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Physiological Murmur in a Pregnant WomanA Catch in the Notch

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To identify the key insights or developments described in this article
1 Credit CME

A 29-year-old primigravida woman presented to the outpatient obstetric clinic for a routine antenatal checkup. Cardiovascular system examination revealed a systolic murmur in the left upper parasternal region, which was initially thought to be a physiological murmur of pregnancy. There was no history of dyspnea, chest pain, palpitation, or lower limb swelling. Her vital parameters were within normal limits. The 12-lead electrocardiogram (ECG) is presented in the Figure.

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Atrial septal defect is the most common congenital disease encountered in adults. The ECG changes in ASD depend on the type of defect, degree of shunt severity, and presence of pulmonary hypertension. The most common type of ASD is the OS subtype, which typically demonstrates rSr′ or rsR′ QRS configuration in right precordial leads.1 This reflects right ventricular volume overload rather than a conduction delay. Prolongation of the PR-segment may be seen in 6% to 19% of patients, which rarely progresses to high-degree atrioventricular block. Right-axis deviation is commonly seen in OS-ASD, whereas left-axis deviation is rare but has been described in hereditary forms of ASD, such as Holt-Oram syndrome and ostium primum ASD.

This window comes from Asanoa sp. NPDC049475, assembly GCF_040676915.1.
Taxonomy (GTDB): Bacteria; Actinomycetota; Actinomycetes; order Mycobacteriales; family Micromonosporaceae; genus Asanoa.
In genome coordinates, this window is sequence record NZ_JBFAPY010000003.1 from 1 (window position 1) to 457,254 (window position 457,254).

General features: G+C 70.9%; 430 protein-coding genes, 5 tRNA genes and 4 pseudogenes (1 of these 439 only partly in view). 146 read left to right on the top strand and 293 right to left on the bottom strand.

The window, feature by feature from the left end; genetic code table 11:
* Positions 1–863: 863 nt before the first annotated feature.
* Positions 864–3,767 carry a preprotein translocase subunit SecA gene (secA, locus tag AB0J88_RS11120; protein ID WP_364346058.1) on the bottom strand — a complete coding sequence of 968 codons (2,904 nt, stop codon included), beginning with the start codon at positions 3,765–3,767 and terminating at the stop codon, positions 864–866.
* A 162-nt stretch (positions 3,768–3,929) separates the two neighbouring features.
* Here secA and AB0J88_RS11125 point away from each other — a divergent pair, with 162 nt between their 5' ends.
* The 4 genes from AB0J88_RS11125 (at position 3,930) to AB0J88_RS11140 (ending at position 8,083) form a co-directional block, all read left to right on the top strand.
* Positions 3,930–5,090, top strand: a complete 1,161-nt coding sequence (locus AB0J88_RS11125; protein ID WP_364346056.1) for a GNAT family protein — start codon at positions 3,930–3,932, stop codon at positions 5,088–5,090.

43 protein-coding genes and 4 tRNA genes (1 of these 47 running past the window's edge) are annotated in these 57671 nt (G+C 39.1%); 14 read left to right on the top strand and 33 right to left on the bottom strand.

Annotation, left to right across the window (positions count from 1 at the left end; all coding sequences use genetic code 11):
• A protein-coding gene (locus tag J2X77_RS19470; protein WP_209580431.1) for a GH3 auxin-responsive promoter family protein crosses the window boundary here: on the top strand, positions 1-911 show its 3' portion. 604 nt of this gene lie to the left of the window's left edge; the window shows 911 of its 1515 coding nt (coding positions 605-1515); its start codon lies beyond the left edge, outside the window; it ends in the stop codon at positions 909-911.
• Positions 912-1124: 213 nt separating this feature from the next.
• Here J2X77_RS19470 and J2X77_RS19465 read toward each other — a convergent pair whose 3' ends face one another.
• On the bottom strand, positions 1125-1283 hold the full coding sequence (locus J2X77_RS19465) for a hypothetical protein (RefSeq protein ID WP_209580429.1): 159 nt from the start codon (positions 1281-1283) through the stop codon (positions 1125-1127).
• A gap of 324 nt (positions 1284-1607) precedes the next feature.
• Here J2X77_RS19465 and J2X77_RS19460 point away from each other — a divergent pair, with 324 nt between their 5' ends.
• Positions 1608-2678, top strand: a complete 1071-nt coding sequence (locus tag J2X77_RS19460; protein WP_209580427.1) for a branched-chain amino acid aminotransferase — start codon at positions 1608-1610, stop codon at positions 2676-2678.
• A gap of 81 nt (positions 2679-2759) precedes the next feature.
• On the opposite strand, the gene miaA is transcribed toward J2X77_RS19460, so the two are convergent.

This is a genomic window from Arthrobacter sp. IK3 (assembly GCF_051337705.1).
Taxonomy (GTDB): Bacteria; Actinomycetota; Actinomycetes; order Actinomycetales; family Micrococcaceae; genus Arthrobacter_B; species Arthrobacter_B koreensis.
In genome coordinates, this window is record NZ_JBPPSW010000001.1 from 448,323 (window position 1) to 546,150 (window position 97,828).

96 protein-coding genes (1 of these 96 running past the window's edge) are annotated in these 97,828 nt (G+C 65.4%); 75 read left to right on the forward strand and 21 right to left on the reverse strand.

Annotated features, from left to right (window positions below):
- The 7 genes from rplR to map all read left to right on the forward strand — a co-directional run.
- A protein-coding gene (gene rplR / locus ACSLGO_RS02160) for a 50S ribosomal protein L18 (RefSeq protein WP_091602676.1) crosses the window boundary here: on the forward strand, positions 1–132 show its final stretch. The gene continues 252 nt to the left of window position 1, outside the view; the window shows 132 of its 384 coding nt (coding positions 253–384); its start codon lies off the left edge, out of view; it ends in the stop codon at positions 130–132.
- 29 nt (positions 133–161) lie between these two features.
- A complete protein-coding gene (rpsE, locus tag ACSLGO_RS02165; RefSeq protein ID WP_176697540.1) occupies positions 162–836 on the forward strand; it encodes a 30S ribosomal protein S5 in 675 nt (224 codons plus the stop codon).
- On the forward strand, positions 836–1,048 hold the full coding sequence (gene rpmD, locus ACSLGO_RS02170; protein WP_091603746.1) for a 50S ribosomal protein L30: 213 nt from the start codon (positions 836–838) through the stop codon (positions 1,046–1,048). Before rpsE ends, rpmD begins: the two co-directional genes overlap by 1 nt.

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Article Information

Corresponding Author: Abhishek Thakur, MD, DM, Department of Cardiology, National Cardiac Centre, Kathmandu 44600, Nepal (abhishekthakur1039@gmail.com).

Published Online: July 5, 2022. doi:10.1001/jamainternmed.2022.2512

Conflict of Interest Disclosures: None reported.

Additional Contributions: We thank the patient for granting permission to publish this information.

References
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Khairy  P , Marelli  AJ .  Clinical use of electrocardiography in adults with congenital heart disease.   Circulation. 2007;116(23):2734-2746. doi:10.1161/CIRCULATIONAHA.107.691568PubMedGoogle ScholarCrossref
2.
Toscano Barboza  E , Brandenburg  RO , Swan  HJ .  Atrial septal defect; the electrocardiogram and its hemodynamic correlation in 100 proved cases.   Am J Cardiol. 1958;2(6):698-713.PubMedGoogle ScholarCrossref
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Heller  J , Hagège  AA , Besse  B , Desnos  M , Marie  FN , Guerot  C .  “Crochetage” (notch) on R wave in inferior limb leads: a new independent electrocardiographic sign of atrial septal defect.   J Am Coll Cardiol. 1996;27(4):877-882. doi:10.1016/0735-1097(95)00554-4PubMedGoogle ScholarCrossref
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Ay  H , Buonanno  FS , Abraham  SA , Kistler  JP , Koroshetz  WJ .  An electrocardiographic criterion for diagnosis of patent foramen ovale associated with ischemic stroke.   Stroke. 1998;29(7):1393-1397. doi:10.1161/01.STR.29.7.1393PubMedGoogle ScholarCrossref
5.
Celik  M , Yilmaz  Y , Kup  A ,  et al.  Crochetage sign may predict late atrial arrhythmias in patients with secundum atrial septal defect undergoing transcatheter closure.   J Electrocardiol. 2021;67:158-165. doi:10.1016/j.jelectrocard.2021.06.010PubMedGoogle ScholarCrossref
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